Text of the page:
There are currently 30 accredited osteopathic medical schools in the United States that grant the Doctor of Osteopathic Medicine (D.O.) degree. Education includes a bachelor's degree, 4 years of osteopathic medical school, and from 3-8 years of medical residency training.

For more information on pursuing a D.O. degree, see:

Informational Video:

Podiatric Medicine (D.P.M.)

Podiatric medicine is a branch of the medical sciences devoted to the study of human movement, with the medical care of the lower leg, foot and ankle as its primary focus. A doctor of podiatric medicine has undergone lengthy, thorough study to become uniquely well-qualified to treat this specific part of the body. Many practitioners can focus on a particular area of podiatric medicine. These options can include surgery, sports medicine, biomechanics, geriatrics, pediatrics, orthopedics, and primary care. The skills of podiatric physicians are in increasing demand because disorders of the foot and ankle are among the most widespread and neglected health problems.

There are currently 9 accredited podiatric schools in the United States that grant the Doctor of Podiatric medicine (D.P.M.) degree. Education includes a bachelor's degree, 4 years of podiatric school, and 1-3 years of residency training.

For more information, see:

 


Health Administration / Management (M.H.A., M.B.A., M.P.H., etc.)


Health administration and management is a very general classification of many business and management careers involved with health care. Healthcare managers hold leadership roles in hospitals, physician group practices, nursing homes, and home health agencies. They can also work with insurance companies, HMOs, companies that make disposable supplies and equipment, pharmaceutical companies, consulting firms, state health departments, private foundations, federal programs, and national associations.

Entry-level jobs vary in terms of the graduate’s interest, skills, and experience. Upon graduation, many graduates select either line management positions with staff supervision responsibilities - such as the Director of Admitting in a hospital - or staff positions - such as a Managed Care Analyst, Consultant, or Sales.

Degrees in healthcare management/administration are available at the baccalaureate, masters and doctoral level. A B.S. or B.A. degree - in any field of study - is the primary prerequisite for admission to a graduate program. A few common routes include a master’s degree in health administration (MHA) or public health (MPH), degrees in business (MBA) with course concentration in health services management or joint degrees (MBA/MPH).

There is a centralized application for Health Administration programs called the Healthcare Administration, Management, and Policy CAS; however, other degrees (business and public health, etc.) require individual graduate school applications and requirements.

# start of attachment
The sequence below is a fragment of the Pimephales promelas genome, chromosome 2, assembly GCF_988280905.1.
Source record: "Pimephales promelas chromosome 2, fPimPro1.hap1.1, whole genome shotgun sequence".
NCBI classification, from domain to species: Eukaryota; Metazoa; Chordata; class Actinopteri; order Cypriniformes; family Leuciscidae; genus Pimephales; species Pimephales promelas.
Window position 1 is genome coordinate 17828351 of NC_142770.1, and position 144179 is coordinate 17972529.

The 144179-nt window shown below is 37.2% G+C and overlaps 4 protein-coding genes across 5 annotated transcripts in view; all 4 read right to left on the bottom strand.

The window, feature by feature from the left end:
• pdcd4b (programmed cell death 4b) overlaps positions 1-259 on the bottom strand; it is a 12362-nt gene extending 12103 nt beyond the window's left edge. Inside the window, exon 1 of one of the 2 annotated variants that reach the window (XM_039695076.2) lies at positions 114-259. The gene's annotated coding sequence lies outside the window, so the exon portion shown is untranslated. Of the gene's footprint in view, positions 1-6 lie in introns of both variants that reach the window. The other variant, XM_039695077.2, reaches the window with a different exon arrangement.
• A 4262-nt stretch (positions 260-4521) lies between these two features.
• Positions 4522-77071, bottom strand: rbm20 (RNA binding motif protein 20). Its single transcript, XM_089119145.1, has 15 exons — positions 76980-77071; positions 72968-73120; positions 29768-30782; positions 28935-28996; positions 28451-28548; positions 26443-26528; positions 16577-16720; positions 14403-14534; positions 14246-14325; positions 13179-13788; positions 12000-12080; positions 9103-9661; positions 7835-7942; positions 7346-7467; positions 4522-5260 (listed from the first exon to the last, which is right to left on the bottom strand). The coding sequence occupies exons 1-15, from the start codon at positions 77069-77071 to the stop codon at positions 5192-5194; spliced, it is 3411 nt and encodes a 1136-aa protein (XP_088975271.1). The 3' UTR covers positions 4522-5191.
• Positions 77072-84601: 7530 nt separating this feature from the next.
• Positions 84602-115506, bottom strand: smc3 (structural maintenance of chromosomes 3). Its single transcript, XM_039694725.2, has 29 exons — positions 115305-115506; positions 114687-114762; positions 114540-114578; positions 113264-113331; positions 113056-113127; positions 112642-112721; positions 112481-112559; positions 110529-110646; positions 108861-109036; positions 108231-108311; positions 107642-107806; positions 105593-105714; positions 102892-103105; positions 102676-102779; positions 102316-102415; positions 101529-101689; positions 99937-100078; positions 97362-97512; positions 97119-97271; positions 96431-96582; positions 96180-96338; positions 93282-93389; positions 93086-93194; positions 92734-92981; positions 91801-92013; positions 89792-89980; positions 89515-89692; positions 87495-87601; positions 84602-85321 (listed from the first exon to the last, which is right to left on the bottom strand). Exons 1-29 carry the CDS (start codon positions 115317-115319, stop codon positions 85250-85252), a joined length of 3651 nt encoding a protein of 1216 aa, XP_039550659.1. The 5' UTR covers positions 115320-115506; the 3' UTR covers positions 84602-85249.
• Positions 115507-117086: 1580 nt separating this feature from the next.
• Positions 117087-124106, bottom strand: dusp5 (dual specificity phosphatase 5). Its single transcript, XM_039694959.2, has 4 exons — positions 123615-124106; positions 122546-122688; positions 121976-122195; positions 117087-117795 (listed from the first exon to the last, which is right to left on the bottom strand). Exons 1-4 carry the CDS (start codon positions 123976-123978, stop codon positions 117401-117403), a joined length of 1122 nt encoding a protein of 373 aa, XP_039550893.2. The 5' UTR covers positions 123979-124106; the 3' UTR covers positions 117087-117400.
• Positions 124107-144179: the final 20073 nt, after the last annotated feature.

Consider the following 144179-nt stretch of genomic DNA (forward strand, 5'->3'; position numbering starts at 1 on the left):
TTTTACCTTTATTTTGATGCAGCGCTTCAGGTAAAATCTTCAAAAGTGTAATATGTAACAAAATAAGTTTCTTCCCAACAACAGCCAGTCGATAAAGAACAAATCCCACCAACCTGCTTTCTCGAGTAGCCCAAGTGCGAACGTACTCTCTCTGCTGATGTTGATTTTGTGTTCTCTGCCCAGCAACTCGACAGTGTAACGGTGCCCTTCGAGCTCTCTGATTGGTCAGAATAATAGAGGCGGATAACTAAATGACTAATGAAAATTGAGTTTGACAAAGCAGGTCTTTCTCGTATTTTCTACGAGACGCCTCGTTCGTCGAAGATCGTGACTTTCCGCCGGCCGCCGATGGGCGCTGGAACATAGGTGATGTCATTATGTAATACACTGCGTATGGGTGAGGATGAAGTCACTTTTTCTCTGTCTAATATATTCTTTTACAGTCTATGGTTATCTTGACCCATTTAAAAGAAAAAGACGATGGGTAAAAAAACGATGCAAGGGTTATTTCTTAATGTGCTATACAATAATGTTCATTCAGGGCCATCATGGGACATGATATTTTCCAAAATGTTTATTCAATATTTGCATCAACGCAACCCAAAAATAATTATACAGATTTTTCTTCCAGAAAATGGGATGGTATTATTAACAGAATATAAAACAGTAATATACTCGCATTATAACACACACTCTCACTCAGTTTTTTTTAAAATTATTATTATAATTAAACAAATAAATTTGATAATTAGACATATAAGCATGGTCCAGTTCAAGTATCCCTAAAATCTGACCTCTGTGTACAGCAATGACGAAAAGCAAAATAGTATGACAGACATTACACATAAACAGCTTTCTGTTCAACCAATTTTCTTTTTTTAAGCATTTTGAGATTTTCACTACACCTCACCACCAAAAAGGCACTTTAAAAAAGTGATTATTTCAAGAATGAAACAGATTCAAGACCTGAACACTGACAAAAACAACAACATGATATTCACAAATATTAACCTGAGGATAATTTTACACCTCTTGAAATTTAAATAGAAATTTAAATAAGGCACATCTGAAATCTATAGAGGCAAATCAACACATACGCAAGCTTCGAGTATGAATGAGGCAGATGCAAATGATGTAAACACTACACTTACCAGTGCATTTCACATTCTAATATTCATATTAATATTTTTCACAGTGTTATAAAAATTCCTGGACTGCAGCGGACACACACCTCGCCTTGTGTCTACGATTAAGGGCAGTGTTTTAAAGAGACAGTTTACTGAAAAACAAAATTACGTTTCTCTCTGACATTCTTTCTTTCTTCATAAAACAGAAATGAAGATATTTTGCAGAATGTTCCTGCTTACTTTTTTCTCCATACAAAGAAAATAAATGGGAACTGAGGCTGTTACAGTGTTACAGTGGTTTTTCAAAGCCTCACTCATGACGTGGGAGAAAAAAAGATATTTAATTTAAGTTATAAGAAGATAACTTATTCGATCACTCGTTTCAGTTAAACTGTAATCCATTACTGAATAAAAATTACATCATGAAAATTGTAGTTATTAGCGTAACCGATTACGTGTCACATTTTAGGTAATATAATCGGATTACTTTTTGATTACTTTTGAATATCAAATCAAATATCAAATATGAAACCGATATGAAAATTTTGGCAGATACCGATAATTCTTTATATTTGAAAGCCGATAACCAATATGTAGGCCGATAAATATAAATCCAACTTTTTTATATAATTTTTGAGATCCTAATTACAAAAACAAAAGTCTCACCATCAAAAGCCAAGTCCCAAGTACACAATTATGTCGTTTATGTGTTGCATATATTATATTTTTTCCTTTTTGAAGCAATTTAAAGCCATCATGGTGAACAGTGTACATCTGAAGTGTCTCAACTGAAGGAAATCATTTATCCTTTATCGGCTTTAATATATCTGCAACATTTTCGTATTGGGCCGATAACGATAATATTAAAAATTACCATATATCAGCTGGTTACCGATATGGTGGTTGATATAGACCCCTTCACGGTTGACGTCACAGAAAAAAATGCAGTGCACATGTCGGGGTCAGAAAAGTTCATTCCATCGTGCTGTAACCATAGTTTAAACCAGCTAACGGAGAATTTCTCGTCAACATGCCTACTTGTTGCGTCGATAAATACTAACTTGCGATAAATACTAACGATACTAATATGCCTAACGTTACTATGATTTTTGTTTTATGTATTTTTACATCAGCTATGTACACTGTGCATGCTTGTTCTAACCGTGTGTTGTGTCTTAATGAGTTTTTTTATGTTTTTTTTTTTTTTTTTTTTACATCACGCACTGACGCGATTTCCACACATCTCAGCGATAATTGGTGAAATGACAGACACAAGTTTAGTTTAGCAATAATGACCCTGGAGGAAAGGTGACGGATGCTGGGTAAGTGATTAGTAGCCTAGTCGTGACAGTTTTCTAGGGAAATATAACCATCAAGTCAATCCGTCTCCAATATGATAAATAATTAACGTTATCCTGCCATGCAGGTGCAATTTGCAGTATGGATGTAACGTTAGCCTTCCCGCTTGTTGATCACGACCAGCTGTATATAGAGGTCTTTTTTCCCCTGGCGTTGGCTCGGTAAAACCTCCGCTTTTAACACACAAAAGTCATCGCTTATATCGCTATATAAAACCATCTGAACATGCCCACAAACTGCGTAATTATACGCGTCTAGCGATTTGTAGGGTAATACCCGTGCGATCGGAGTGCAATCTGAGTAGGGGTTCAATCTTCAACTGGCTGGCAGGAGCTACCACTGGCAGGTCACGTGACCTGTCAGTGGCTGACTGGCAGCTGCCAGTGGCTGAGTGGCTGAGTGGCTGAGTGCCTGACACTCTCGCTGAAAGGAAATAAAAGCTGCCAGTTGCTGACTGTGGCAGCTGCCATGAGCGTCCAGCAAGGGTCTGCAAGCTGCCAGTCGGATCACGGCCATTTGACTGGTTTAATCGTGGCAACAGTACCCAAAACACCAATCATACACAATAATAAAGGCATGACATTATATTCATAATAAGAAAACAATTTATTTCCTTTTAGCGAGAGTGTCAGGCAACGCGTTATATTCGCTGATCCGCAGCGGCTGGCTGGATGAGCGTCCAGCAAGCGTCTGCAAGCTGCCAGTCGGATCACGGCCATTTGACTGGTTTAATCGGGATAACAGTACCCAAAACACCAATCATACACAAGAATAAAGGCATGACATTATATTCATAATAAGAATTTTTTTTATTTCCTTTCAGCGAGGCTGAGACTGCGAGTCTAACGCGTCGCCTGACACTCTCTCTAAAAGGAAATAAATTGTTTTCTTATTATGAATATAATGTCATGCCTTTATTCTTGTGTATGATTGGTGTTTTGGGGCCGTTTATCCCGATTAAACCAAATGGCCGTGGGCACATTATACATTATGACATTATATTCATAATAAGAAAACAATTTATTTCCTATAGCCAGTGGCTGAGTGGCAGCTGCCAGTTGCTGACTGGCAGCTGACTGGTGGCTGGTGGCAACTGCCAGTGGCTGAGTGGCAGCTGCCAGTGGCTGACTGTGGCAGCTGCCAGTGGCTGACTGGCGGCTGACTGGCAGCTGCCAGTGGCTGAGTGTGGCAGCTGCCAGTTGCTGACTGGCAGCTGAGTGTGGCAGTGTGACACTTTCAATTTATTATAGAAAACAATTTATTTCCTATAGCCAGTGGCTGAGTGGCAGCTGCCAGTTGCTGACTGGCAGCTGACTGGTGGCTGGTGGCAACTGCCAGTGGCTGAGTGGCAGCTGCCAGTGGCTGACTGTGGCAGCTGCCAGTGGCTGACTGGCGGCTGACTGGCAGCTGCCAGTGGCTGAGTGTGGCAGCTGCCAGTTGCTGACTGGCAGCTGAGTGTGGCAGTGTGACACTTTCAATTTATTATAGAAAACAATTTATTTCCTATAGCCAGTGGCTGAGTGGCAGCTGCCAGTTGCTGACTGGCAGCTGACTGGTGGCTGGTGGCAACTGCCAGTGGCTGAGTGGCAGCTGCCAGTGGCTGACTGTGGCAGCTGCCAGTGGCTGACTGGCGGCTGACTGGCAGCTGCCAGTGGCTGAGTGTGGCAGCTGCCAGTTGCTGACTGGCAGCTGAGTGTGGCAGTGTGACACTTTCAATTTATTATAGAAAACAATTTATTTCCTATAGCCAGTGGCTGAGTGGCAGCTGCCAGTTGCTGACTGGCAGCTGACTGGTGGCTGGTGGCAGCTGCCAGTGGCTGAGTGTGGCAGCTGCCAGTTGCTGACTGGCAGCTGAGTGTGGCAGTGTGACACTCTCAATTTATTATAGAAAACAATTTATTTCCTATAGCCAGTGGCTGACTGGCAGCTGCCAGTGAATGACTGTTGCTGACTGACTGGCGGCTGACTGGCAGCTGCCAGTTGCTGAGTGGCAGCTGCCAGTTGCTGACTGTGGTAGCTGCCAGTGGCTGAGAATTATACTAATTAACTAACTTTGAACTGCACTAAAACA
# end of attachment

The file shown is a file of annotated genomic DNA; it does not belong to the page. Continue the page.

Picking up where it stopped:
For more information on health administration and management, see:



Nursing (B.S.N., M.S.N., D.N.P.)

Nurses promote health, prevent disease, and help patients cope with illness. They have a unique scope of practice and can act independently, although nurses also collaborate with all members of the healthcare team to provide the care needed by each patient. Nurses also serve as advocates for patients, families, and communities. They develop and manage nursing care plans, instruct patients and their families in patient care, and help individuals and groups take steps to improve or maintain their health.

Nursing includes many specialty options, each with its own training/certification requirements and related professional network or organization. Among these specialties are critical care, emergency, hospice/palliative care, labor & delivery, neonatology, nurse-educator, nurse executive, oncology, orthopedics, perioperative (O.R.), psychiatric-mental health, school nurse, and women's healthcare.

Many community and junior colleges still offer an Associate's Degree in Nursing (ADN), but there is a growing national movement to require all nurses to hold at least a Bachelor's Degree in Nursing (BSN). Thus, the length of educational training beyond high school is generally 2 to 4 years with advanced degrees an option. The Registered Nurse (RN) license is the basic credential in the nursing field. However, nursing ranges from entry-level practitioner to doctoral-level researcher.

UCR does not grant a bachelor's degree in nursing. Students interested in a four-year undergraduate nursing program should apply directly to a college/university with a nursing program. Transferring from UCR to a nursing program is difficult since such programs offer few positions for transfer students.

For more information on pursuing a nursing degree, see